[cfe-dev] GSoD: analyzer checker docs?

Artem Dergachev via cfe-dev cfe-dev at lists.llvm.org
Tue Apr 23 20:22:22 PDT 2019

All right, i missed the deadline because i didn't keep track of it in my 
head. I still think it was a good idea to try, i guess let's try next 
year in a less hasty manner.

On 4/19/19 8:12 PM, Kristóf Umann wrote:
> Yup, consider me convinced.
> On Sat, 20 Apr 2019 at 04:45, Artem Dergachev <noqnoqneo at gmail.com 
> <mailto:noqnoqneo at gmail.com>> wrote:
>     I don't fully understand this either, but it's pretty hard to
>     imagine that somebody from outside would be able to quickly
>     understand how Static Analyzer works and uses this understanding
>     solely for describing how it works. Even a GSoC student doesn't
>     necessarily gather enough understanding throughout a summer of
>     practical work on the analyzer to write such docs. On the other
>     hand, about the docs that are scattered around - it's bad that
>     they're scattered around, but they themselves aren't that bad
>     (well, at least, i arrogantly believe they aren't that bad), just
>     hard to find. I mean, they don't look like something that somebody
>     should write for us; we'll probably do a better job writing
>     in-depth docs because we're writing it for ourselves and we know
>     what we need.
>     On 4/19/19 6:58 PM, Devin Coughlin wrote:
>>     I think we should try to focus the Google Summer of Documentation
>>     project on documenting aspects of the analyzer that would benefit
>>     our users. There are a lot more of them than there are of us
>>     analyzer developers!
>>     One area that would be great to improve on is describing for our
>>     important checkers:
>>     * What bugs does the checker find?
>>     * Why are the bugs important?
>>     * How should the bugs be fixed?
>>     * How should false positives be suppressed?
>>     The GSoD project is an amazing resource — we should take
>>     advantage of it to improve our users’ experience of the analyzer.
>>     Devin
>>>     On Apr 19, 2019, at 4:37 PM, Kristóf Umann
>>>     <dkszelethus at gmail.com <mailto:dkszelethus at gmail.com>> wrote:
>>>     Sounds like the thing we always needed in my opinion! The
>>>     analyzer could really use some better docs in certain areas --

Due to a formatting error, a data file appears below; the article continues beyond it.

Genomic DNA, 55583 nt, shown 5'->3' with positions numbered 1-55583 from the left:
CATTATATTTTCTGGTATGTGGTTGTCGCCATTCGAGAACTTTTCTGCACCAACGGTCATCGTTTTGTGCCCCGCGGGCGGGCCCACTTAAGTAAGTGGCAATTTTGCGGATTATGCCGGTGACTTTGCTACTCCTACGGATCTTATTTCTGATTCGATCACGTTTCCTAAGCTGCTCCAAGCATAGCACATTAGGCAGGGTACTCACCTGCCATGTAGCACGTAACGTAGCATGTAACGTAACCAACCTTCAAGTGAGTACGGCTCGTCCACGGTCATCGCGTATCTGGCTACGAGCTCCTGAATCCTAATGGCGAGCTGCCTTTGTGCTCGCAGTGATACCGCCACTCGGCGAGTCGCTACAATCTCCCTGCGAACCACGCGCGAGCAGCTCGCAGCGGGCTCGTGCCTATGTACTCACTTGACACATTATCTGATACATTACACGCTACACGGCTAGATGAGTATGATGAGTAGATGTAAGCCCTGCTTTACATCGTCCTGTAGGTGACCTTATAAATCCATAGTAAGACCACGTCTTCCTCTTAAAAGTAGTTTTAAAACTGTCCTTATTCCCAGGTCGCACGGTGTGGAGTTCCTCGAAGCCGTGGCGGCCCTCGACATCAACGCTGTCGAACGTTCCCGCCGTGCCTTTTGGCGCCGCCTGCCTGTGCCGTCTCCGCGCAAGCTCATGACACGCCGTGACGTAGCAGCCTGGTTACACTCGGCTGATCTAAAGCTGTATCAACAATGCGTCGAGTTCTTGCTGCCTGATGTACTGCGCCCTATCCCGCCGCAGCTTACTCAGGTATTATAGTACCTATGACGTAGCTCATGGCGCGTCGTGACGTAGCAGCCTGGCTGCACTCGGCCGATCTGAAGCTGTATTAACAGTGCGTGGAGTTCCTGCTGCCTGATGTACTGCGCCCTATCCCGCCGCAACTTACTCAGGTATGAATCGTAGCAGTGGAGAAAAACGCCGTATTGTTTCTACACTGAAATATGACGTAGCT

>>>     speaking from personal experience, I always thought that I just
>>>     need more time to learning about the codebase before being able
>>>     to understand patches related to, for example, liveness
>>>     analysis. It wasn't until I attended Gábor Horváth's advanced
>>>     compilers lectures at my university, when I understood that that
>>>     is in fact something that exists in the literature, and the
>>>     thing that we have in the analyzer is "merely" an implementation
>>>     of it. I really liked what he said during the Birds of a Feather
>>>     meeting on EuroLLVM, is that we do have many things documented,
>>>     but it's scattered all over the place in youtube videos, cfe-dev
>>>     mails, patch review discussions, bugzilla reports (especially
>>>     before 2012) and the like. If under GSoD we could get this
>>>     sorted out, get rid of most of HTML files we have on
>>>     https://clang-analyzer.llvm.org/, and have an easy-to-navigate,
>>>     easy-to-extend documentation for the long term, it would be far
>>>     more inviting for newcomers as well. I might be biased, but the
>>>     Clang Static Analyzer is very cool project, and I think if we
>>>     made the transition from writing your first checker to making
>>>     changes in the actual infrastructure a little easier, we would
>>>     have a a lot easier time building a community around it.
>>>     Couple thoughts of mine, I haven't read through the entire GSoD
>>>     procedure thought.
>>>     On Sat, 20 Apr 2019 at 03:12, Artem Dergachev
>>>     <noqnoqneo at gmail.com <mailto:noqnoqneo at gmail.com>> wrote:
>>>         Tanya made this call for Google thing of Docs, which is like
>>>         summer of
>>>         code just for docs
>>>         (http://lists.llvm.org/pipermail/cfe-dev/2019-April/062121.html).
>>>         There's been a lot of work on checker docs in the Analyzer
>>>         recently. Do
>>>         we want to take this opportunity?
>>>         Like, if it gives us a nice, stylish, easy-to-understand,
>>>         on-point
>>>         description of what the checker thinks the user's code is
>>>         doing and how
>>>         bad does it think it is, it might be pretty neat.

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